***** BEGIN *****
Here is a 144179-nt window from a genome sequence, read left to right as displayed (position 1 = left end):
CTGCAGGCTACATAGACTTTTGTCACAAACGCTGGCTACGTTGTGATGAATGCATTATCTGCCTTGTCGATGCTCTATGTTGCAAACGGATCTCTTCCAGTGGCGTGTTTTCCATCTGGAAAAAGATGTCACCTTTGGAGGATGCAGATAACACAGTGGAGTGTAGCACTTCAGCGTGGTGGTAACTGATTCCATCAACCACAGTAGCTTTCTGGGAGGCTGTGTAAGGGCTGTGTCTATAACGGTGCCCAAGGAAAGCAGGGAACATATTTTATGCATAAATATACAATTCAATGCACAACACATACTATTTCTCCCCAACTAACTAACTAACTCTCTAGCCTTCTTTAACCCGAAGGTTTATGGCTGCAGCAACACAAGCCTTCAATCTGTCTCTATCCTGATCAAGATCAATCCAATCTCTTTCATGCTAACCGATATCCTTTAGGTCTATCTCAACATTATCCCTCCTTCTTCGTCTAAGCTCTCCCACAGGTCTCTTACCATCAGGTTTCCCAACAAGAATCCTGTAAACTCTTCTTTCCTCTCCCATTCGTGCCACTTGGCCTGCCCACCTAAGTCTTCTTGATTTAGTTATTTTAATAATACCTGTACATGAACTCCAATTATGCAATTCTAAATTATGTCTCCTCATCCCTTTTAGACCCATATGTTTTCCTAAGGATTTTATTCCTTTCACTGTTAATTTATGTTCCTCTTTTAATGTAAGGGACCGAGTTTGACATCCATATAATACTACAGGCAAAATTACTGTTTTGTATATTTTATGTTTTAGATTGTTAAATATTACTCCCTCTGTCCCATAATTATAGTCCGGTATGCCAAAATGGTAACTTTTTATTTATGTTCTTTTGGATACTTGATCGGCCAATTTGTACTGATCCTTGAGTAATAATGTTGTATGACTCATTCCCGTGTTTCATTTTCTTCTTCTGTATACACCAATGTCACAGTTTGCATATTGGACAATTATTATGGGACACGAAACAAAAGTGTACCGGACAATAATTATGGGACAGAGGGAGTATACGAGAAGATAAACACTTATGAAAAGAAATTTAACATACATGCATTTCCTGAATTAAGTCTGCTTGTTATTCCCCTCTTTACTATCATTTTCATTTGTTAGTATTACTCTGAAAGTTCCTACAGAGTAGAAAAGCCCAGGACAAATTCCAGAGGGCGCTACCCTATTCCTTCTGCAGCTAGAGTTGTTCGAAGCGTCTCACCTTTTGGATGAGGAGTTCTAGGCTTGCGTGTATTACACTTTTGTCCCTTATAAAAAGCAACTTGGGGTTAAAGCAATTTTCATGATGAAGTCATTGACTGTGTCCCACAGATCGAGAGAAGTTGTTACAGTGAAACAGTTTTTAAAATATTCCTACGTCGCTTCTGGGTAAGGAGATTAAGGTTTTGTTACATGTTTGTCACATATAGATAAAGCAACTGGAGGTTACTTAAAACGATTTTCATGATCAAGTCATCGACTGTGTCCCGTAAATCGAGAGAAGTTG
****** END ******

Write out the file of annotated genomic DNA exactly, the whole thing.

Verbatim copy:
Here is a 144179-nt window from a genome sequence, read left to right as displayed (position 1 = left end):
CTGCAGGCTACATAGACTTTTGTCACAAACGCTGGCTACGTTGTGATGAATGCATTATCTGCCTTGTCGATGCTCTATGTTGCAAACGGATCTCTTCCAGTGGCGTGTTTTCCATCTGGAAAAAGATGTCACCTTTGGAGGATGCAGATAACACAGTGGAGTGTAGCACTTCAGCGTGGTGGTAACTGATTCCATCAACCACAGTAGCTTTCTGGGAGGCTGTGTAAGGGCTGTGTCTATAACGGTGCCCAAGGAAAGCAGGGAACATATTTTATGCATAAATATACAATTCAATGCACAACACATACTATTTCTCCCCAACTAACTAACTAACTCTCTAGCCTTCTTTAACCCGAAGGTTTATGGCTGCAGCAACACAAGCCTTCAATCTGTCTCTATCCTGATCAAGATCAATCCAATCTCTTTCATGCTAACCGATATCCTTTAGGTCTATCTCAACATTATCCCTCCTTCTTCGTCTAAGCTCTCCCACAGGTCTCTTACCATCAGGTTTCCCAACAAGAATCCTGTAAACTCTTCTTTCCTCTCCCATTCGTGCCACTTGGCCTGCCCACCTAAGTCTTCTTGATTTAGTTATTTTAATAATACCTGTACATGAACTCCAATTATGCAATTCTAAATTATGTCTCCTCATCCCTTTTAGACCCATATGTTTTCCTAAGGATTTTATTCCTTTCACTGTTAATTTATGTTCCTCTTTTAATGTAAGGGACCGAGTTTGACATCCATATAATACTACAGGCAAAATTACTGTTTTGTATATTTTATGTTTTAGATTGTTAAATATTACTCCCTCTGTCCCATAATTATAGTCCGGTATGCCAAAATGGTAACTTTTTATTTATGTTCTTTTGGATACTTGATCGGCCAATTTGTACTGATCCTTGAGTAATAATGTTGTATGACTCATTCCCGTGTTTCATTTTCTTCTTCTGTATACACCAATGTCACAGTTTGCATATTGGACAATTATTATGGGACACGAAACAAAAGTGTACCGGACAATAATTATGGGACAGAGGGAGTATACGAGAAGATAAACACTTATGAAAAGAAATTTAACATACATGCATTTCCTGAATTAAGTCTGCTTGTTATTCCCCTCTTTACTATCATTTTCATTTGTTAGTATTACTCTGAAAGTTCCTACAGAGTAGAAAAGCCCAGGACAAATTCCAGAGGGCGCTACCCTATTCCTTCTGCAGCTAGAGTTGTTCGAAGCGTCTCACCTTTTGGATGAGGAGTTCTAGGCTTGCGTGTATTACACTTTTGTCCCTTATAAAAAGCAACTTGGGGTTAAAGCAATTTTCATGATGAAGTCATTGACTGTGTCCCACAGATCGAGAGAAGTTGTTACAGTGAAACAGTTTTTAAAATATTCCTACGTCGCTTCTGGGTAAGGAGATTAAGGTTTTGTTACATGTTTGTCACATATAGATAAAGCAACTGGAGGTTACTTAAAACGATTTTCATGATCAAGTCATCGACTGTGTCCCGTAAATCGAGAGAAGTTG